Alabama Execution Protest Denied by High Court as Doomed

WASHINGTON (CN) – Revisiting a case whose handling prompted a scathing dissent last month from Justice Stephen Breyer, the U.S. Supreme Court declined any further action Monday in the planned execution of Alabama killer Christopher Lee Price.

This undated file photo provided by the Alabama Department of Corrections shows Christopher Lee Price. (Alabama Department of Corrections via AP, File)

Convicted in Alabama for the 1991 sword-and-dagger murder of pastor William Lynn, Price waited until Jan. 27, 2019, to ask that he be executed by poisonous gas rather than the state’s planned method of lethal injection.

Price’s efforts were initially unsuccessful, but a federal judge granted him an injunction on April 11, approximately two hours before Price was set to be executed at 6 p.m. local time. The 11th Circuit entered its own stay as well, but the Supreme Court opted to vacate the stays in the wee hours of April 12.

In yet another reprieve for Price, however, the order came after the warrant to execute had expired. Justice Breyer lamented the court’s hasty action at the time — saying they should have waited a few hours to discuss the case during a conference on the morning of the 12th — but

Justice Clarence Thomas pushed back against this criticism Monday after denying Price a writ of certiorari.

“Justice Breyer framed the issue before the court as ‘the right of a condemned inmate not to be subjected to cruel and unusual punishment in violation of the Eighth Amendment,’’ Thomas wrote. “That framing was incorrect. The issue before the court was whether the lower courts abused their discretion in staying the execution. For three independent reasons — all raised by the state in its application — the state was entitled to vacatur. The dissent failed to adequately address any of them.”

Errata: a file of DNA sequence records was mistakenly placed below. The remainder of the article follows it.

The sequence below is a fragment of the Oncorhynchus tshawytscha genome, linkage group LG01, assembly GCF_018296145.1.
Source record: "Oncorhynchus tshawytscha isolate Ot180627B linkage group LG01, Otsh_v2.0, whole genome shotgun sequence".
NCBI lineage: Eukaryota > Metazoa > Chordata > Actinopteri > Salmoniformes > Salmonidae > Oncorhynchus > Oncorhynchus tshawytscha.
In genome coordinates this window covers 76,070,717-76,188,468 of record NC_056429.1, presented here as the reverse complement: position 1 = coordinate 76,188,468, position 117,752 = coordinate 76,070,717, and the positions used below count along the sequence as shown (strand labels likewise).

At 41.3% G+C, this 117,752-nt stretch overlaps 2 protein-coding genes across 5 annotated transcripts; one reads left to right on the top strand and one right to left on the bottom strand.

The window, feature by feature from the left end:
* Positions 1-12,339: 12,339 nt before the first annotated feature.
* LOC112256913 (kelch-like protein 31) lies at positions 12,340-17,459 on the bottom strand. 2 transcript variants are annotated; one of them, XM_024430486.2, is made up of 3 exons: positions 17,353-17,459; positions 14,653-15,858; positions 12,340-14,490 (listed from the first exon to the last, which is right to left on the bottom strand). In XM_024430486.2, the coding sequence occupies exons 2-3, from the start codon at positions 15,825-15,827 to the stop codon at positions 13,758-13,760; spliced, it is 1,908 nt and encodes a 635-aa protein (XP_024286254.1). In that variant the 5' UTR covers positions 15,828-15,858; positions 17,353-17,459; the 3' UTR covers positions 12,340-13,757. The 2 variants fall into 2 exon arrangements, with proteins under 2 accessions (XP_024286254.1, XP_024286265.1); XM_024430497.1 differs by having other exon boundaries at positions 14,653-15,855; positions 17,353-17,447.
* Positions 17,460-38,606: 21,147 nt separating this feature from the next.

Appointed to the bench by former President George H. W. Bush, Thomas described the brutal details of the murder Price committed, including Lynn’s body being discovered by his wife as she came home from church just three days before Christmas. 

As for Breyer’s complaints about how Price’s stay request was handled by the prison warden — Price was allegedly given the form only 72 hours before his deadline for appeal — Thomas called such criticism “irrelevant.” 

“The warden at Holman Correctional Facility, went beyond what the statute required by affirmatively providing death-row inmates at Holman a written election form and an envelope in which they could return it to her,” Thomas wrote. “No fewer than 48 other inmates took advantage of this election. Petitioner did not, even though he was represented throughout this time period by a well-heeled Boston law firm.”

Aaron Michael Katz, an attorney for Price with the Boston firm Ropes and Gray, did not return request for comment.

Alabama Attorney General Steven Marshall argued last month that Price’s legal fight had compounded harm to Lynn’s family. 

“Justice will be had for Pastor Lynn and his family,” Marshall said last month. “As for Christopher Price, his day of justice will come.” 

Marshall reportedly asked the Alabama Supreme Court to waive the usual 30-day notice for death warrants, but it appears the court ignored the request and set Price’s execution for May 30.  

Price’s appeal came only a few weeks after the Supreme Court refused a similar challenge to lethal injection from Russell Bucklew, a Missouri inmate with a rare blood disorder. 

Justice Neil Gorsuch wrote for the majority in the case that “courts should police carefully against attempts to use such challenges as tools to interpose unjustified delay.”

%d bloggers like this: